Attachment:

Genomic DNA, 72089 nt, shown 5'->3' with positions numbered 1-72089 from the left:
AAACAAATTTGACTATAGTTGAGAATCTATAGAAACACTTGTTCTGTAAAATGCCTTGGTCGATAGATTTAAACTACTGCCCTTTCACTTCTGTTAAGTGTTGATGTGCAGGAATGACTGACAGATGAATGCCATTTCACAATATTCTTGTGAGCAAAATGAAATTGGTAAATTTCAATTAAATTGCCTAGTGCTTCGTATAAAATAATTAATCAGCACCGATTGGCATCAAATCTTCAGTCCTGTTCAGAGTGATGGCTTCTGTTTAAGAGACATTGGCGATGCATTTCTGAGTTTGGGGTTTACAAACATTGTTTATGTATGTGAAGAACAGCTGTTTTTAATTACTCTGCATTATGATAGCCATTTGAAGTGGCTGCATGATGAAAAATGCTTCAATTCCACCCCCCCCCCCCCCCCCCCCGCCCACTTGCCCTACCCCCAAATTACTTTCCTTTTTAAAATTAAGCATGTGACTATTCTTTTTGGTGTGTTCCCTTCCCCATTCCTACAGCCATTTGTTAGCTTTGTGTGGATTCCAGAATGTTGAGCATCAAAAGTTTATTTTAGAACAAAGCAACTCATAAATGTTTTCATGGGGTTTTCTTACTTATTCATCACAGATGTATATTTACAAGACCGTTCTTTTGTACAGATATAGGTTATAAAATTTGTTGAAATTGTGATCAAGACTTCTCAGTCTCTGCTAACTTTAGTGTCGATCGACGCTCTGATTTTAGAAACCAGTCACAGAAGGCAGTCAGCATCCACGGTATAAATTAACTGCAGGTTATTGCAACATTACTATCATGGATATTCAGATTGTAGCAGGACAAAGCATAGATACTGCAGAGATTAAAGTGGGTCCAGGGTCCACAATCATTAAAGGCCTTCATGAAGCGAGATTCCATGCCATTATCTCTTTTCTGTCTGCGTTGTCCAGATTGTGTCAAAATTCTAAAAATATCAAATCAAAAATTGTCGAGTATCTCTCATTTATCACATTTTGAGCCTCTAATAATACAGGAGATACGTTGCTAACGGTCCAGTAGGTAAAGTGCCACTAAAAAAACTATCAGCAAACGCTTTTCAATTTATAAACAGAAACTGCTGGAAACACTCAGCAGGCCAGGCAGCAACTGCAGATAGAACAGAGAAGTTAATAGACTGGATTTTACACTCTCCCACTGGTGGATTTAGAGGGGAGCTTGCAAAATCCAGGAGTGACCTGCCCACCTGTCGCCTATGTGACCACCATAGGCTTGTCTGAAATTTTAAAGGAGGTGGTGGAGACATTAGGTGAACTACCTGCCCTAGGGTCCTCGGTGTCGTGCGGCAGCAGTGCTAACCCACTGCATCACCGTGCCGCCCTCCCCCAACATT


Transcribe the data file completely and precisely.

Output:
Genomic DNA, 72089 nt, shown 5'->3' with positions numbered 1-72089 from the left:
AAACAAATTTGACTATAGTTGAGAATCTATAGAAACACTTGTTCTGTAAAATGCCTTGGTCGATAGATTTAAACTACTGCCCTTTCACTTCTGTTAAGTGTTGATGTGCAGGAATGACTGACAGATGAATGCCATTTCACAATATTCTTGTGAGCAAAATGAAATTGGTAAATTTCAATTAAATTGCCTAGTGCTTCGTATAAAATAATTAATCAGCACCGATTGGCATCAAATCTTCAGTCCTGTTCAGAGTGATGGCTTCTGTTTAAGAGACATTGGCGATGCATTTCTGAGTTTGGGGTTTACAAACATTGTTTATGTATGTGAAGAACAGCTGTTTTTAATTACTCTGCATTATGATAGCCATTTGAAGTGGCTGCATGATGAAAAATGCTTCAATTCCACCCCCCCCCCCCCCCCCCCCGCCCACTTGCCCTACCCCCAAATTACTTTCCTTTTTAAAATTAAGCATGTGACTATTCTTTTTGGTGTGTTCCCTTCCCCATTCCTACAGCCATTTGTTAGCTTTGTGTGGATTCCAGAATGTTGAGCATCAAAAGTTTATTTTAGAACAAAGCAACTCATAAATGTTTTCATGGGGTTTTCTTACTTATTCATCACAGATGTATATTTACAAGACCGTTCTTTTGTACAGATATAGGTTATAAAATTTGTTGAAATTGTGATCAAGACTTCTCAGTCTCTGCTAACTTTAGTGTCGATCGACGCTCTGATTTTAGAAACCAGTCACAGAAGGCAGTCAGCATCCACGGTATAAATTAACTGCAGGTTATTGCAACATTACTATCATGGATATTCAGATTGTAGCAGGACAAAGCATAGATACTGCAGAGATTAAAGTGGGTCCAGGGTCCACAATCATTAAAGGCCTTCATGAAGCGAGATTCCATGCCATTATCTCTTTTCTGTCTGCGTTGTCCAGATTGTGTCAAAATTCTAAAAATATCAAATCAAAAATTGTCGAGTATCTCTCATTTATCACATTTTGAGCCTCTAATAATACAGGAGATACGTTGCTAACGGTCCAGTAGGTAAAGTGCCACTAAAAAAACTATCAGCAAACGCTTTTCAATTTATAAACAGAAACTGCTGGAAACACTCAGCAGGCCAGGCAGCAACTGCAGATAGAACAGAGAAGTTAATAGACTGGATTTTACACTCTCCCACTGGTGGATTTAGAGGGGAGCTTGCAAAATCCAGGAGTGACCTGCCCACCTGTCGCCTATGTGACCACCATAGGCTTGTCTGAAATTTTAAAGGAGGTGGTGGAGACATTAGGTGAACTACCTGCCCTAGGGTCCTCGGTGTCGTGCGGCAGCAGTGCTAACCCACTGCATCACCGTGCCGCCCTCCCCCAACATT